Controlling thermal energy transfer at the nanoscale and thermal properties has become critically important in many applications since it often limits device performance. In this study, the effects on thermal conductivity arising from the nanoscale structure of free-standing nanocrystalline silicon films and the increasing surface-to-volume ratio when fabricated into suspended optomechanical nanobeams are studied. Thermal transport and elucidate the relative impact of different grain size distributions and geometrical dimensions on thermal conductivity are characterized. A micro time-domain thermoreflectance method to study free-standing nanocrystalline silicon films and find a drastic reduction in the thermal conductivity, down to values below 10 W m–1 K–1 is used, with a stronger decrease for smaller grains. In optomechanical nanostructures, this effect is smaller than in membranes due to the competition of surface scattering in decreasing thermal conductivity. Finally, a novel versatile contactless characterization technique that can be adapted to any structure supporting a thermally shifted optical resonance is introduced. The thermal conductivity data agrees quantitatively with the thermoreflectance measurements. This study opens the way to a more generalized thermal characterization of optomechanical cavities and to create hot-spots with engineered shapes at the desired position in the structures as a means to study thermal transport in coupled photon-phonon structures.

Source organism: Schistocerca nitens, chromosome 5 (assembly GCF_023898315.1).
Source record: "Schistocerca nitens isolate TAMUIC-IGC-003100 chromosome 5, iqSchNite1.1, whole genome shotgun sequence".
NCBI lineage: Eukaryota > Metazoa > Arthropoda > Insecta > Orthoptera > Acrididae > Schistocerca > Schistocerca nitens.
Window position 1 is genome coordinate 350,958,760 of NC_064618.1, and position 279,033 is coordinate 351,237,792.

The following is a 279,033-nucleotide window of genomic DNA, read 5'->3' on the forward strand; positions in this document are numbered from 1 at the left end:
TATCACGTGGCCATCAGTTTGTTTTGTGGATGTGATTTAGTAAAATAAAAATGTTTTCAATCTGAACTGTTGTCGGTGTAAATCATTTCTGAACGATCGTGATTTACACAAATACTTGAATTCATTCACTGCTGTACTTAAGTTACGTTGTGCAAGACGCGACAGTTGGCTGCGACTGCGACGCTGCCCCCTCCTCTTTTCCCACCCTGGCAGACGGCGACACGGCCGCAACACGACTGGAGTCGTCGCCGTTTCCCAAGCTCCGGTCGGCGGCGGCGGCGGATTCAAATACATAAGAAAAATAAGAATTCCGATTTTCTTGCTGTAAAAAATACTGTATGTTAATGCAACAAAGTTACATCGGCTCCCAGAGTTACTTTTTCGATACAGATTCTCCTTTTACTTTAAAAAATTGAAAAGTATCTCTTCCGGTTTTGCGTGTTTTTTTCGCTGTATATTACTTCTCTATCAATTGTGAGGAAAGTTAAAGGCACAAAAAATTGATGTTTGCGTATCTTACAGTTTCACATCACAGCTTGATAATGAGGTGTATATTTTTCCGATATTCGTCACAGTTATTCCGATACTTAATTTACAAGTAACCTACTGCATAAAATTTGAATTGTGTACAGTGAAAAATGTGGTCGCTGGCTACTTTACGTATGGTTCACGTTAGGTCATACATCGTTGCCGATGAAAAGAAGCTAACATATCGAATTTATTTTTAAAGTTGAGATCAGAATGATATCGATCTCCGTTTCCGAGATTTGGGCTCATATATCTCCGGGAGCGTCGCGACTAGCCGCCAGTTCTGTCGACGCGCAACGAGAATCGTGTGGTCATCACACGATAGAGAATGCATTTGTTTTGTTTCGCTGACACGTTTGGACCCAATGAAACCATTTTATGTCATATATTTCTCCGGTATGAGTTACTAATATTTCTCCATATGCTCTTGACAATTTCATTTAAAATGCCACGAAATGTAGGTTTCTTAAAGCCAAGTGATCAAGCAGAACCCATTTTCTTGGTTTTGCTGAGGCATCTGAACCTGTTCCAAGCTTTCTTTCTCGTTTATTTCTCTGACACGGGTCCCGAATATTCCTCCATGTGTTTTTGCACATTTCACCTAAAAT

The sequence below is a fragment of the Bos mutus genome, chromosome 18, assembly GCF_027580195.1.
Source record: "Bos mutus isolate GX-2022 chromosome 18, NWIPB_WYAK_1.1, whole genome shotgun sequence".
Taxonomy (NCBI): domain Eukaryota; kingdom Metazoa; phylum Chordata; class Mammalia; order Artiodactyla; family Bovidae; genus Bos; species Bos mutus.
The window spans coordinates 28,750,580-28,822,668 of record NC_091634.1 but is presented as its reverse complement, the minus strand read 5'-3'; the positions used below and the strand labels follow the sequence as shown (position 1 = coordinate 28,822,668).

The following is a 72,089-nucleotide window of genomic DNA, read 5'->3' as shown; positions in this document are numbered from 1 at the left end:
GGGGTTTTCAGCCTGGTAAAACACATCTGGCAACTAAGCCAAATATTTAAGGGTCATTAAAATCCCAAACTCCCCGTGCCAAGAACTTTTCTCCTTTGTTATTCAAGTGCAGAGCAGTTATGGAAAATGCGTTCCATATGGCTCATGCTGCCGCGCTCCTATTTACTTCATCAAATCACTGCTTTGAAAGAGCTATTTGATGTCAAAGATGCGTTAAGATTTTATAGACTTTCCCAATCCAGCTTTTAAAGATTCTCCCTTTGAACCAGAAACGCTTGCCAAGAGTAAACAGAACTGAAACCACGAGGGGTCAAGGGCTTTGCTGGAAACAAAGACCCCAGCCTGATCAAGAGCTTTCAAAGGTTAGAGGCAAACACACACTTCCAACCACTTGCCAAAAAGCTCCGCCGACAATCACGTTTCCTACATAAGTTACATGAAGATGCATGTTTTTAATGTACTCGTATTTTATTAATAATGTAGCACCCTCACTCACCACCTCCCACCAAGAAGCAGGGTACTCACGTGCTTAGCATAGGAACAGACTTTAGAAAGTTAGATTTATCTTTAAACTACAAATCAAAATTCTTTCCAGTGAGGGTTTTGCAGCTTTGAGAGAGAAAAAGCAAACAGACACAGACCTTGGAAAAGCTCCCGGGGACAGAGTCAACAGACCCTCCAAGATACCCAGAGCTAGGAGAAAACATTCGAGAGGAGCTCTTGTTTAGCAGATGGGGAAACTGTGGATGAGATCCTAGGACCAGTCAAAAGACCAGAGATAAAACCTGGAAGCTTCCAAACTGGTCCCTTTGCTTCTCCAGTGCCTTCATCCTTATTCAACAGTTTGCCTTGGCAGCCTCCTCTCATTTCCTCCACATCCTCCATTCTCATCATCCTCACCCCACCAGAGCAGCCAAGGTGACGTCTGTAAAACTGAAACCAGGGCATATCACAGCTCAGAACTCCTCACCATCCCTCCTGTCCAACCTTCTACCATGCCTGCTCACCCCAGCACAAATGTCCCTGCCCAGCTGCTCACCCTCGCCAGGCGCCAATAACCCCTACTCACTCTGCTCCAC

- nanostructured materials
- thermal characterization methods
- thermal conduction